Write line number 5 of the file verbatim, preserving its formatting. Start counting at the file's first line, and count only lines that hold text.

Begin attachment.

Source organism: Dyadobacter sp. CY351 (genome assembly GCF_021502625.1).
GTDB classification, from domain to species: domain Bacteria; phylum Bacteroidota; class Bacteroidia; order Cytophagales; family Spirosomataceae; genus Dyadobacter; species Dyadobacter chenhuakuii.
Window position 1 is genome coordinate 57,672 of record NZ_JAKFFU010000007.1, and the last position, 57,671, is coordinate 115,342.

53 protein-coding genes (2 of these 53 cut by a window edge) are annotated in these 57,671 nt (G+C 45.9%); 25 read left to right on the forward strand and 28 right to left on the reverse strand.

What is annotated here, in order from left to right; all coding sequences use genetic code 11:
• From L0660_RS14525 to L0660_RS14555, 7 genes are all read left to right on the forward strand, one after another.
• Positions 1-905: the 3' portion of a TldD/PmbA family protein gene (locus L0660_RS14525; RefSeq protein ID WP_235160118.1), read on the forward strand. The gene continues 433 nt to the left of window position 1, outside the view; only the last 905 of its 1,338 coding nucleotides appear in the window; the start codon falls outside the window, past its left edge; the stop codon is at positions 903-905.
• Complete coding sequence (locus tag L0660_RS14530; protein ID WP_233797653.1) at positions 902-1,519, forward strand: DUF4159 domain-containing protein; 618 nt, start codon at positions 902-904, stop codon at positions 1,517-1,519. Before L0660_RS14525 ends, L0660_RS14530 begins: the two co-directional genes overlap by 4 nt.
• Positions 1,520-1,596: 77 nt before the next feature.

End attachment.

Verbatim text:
What is annotated here, in order from left to right; all coding sequences use genetic code 11: